Exegetes traditionally read the concubine’s story with only a passing interest in the concubine.8 She has a minor role as a backdrop to the men in the story. The typical interpretation focuses upon the men: the wants and needs of the men, the “unheard of crime” of male homosexuality and sadism in Gibeah, the violation of oriental hospitality rules affecting the men, the tragic war between Israelite men, and the need for Benjaminite men to find wives. The problem with this hermeneutic, as Phyllis Trible so eloquently demonstrates, is that it misses the terrifying pathos of the story, the concubine’s story, which resonates with the lived experience of far too many women.9 There is more to this story’s meaning than the concerns of the men or the proposed original Sitz im Leben. The muffled cries of the concubine must be heard. The church must “journey alongside the concubine: to be her companion in a literary and hermeneutical enterprise.”10 For the concubine has much to say to the church.
When read with Ricoeur’s “second naiveté”11 the concubine is Everywoman who lives with abuse. She suffers physical, sexual, emotional, verbal, economic and spiritual violence. She is archetypal for Christian women in particular who attempt to leave abusive relationships only to find themselves betrayed, hunted down, handed over and silenced by husband, church, clergy, family of origin and the community. The very institutions that should protect a woman’s life become co-conspirators in her destruction.
Notice the relationships in the concubine’s life. Her husband is a Levite, a man from, of all things, the priestly tribe. She is betrayed into his hands by her father, to whom she has fled for refuge from her husband.12 As the Levite returns home after reclaiming his runaway concubine, they must spend the night in Gibeah. The old man there who offers sanctuary to the Levite and concubine is a model of loyalty to the sacrosanct institution of hospitality. But his beneficence is for men, not women. When village men come at night demanding to have sex with the Levite,13 the old man quickly offers them a substitute: his own virgin daughter and the concubine, to “ravish them and do to them the good in your eyes” (19:24 RSV). The institution of hospitality is inviolable. All the males must be attended to. The evil men cannot simply be refused. They too must be shown “hospitality.” The women have no voice, neither the concubine nor the old man’s virgin daughter, for they exist to satisfy the wishes of the men. Their lives are worth less than the institution.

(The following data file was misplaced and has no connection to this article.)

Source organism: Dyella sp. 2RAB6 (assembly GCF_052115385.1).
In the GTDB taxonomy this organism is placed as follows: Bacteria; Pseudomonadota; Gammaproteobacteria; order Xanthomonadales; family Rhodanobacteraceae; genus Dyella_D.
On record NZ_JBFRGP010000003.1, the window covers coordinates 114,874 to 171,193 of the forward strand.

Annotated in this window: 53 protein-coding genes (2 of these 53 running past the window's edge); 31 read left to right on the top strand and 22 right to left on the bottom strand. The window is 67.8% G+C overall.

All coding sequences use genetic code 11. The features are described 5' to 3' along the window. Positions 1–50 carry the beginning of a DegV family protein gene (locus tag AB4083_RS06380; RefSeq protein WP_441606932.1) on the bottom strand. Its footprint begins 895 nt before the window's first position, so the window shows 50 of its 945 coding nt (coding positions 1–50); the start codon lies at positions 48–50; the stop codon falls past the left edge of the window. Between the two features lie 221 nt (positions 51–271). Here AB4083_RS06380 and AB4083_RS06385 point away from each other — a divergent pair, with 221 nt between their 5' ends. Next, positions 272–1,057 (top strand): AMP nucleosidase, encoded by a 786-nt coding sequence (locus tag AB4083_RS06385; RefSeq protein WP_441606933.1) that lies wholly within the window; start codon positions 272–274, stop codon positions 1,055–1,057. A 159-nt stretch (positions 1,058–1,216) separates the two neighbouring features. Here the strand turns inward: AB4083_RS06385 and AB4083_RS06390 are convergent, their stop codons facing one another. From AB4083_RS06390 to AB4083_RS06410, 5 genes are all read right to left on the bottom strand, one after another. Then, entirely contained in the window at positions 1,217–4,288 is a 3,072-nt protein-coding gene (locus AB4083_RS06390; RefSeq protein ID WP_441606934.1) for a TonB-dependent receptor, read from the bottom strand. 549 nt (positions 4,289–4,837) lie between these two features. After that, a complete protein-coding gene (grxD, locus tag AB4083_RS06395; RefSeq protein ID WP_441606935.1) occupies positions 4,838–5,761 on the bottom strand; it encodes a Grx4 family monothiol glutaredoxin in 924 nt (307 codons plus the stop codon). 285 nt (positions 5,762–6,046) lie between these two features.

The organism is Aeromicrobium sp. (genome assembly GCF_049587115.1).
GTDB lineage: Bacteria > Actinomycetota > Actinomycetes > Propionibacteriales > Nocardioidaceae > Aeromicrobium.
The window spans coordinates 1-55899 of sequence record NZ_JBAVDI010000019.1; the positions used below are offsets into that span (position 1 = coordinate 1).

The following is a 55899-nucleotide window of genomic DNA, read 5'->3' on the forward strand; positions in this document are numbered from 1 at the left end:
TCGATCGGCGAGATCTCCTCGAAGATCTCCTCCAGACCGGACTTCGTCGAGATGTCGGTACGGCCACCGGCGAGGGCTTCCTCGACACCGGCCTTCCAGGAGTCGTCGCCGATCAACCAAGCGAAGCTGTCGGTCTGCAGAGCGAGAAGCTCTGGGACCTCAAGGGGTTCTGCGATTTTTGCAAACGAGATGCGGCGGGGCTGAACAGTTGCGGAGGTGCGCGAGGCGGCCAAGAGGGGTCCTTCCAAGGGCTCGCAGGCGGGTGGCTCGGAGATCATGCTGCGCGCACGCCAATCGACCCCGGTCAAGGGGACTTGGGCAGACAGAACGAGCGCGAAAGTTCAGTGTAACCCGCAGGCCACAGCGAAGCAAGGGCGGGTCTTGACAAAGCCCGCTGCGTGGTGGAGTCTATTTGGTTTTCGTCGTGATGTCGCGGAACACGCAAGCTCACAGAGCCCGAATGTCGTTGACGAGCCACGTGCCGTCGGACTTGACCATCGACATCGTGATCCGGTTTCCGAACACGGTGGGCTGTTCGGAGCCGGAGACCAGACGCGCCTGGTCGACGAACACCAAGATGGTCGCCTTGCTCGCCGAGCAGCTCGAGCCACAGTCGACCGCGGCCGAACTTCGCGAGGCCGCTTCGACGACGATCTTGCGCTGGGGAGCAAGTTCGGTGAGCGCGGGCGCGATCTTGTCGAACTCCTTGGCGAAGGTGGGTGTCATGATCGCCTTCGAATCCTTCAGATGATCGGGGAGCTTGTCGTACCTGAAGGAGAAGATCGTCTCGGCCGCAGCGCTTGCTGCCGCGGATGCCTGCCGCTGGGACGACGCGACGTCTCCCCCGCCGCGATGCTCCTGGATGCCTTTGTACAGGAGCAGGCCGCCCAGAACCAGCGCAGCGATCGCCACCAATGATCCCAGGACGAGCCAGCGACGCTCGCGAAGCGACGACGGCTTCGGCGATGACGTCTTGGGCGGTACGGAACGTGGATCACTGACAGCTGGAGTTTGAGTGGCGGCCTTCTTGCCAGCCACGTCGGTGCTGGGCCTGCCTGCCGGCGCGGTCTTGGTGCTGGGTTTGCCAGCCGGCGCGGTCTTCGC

The Levite suddenly pushes the concubine out into the dark with the violent men, who torture and rape her until dawn. She falls unconscious at the old man’s door, her hands piteously holding onto the threshold of the door. Her husband, upon finding her in the morning, orders her to get up. There is no feeling for her, no thought for her. When the concubine is murdered14 and dismembered by her husband afterward there are no negative consequences for him. He successfully shifts the blame to the men of Gibeah, civil war ensues and 600 more women are kidnapped and violated, their families murdered, their lives given over to satisfy the needs of the men. The cycle of violence continues.
Why did the author of Judges end the book in this way? Is the concubine simply a foil for the important (male) actors in the story or is her story a primary story? I propose that the latter is true.
The concubine’s suffering, the circumstances surrounding her death and subsequent carnage are the final, incontrovertible proof of the author’s point. What is the author’s point? Covenant-breakers are capable of any evil. For covenant-breakers, conscience progressively deforms into “everyone doing what is right in his own eyes.” Conscience is no longer the internalization of the Torah. It is now the internalization of Canaanite depravity. The Levite, the concubine’s father, the old man and the men of Gibeah all “do what is good in their eyes” to the concubine. They follow their evil consciences. The other men of Israel in declaring war on the Benjaminites follow their consciences. The rape and plunder of the 600 women and the destruction of their homes and families is the final act of conscience, concluding with the words: “In those days there was no king in Israel. Everyone did what was right in his own eyes.” The author’s terse, matter-of-fact report of the events underscores the grim reality of it all.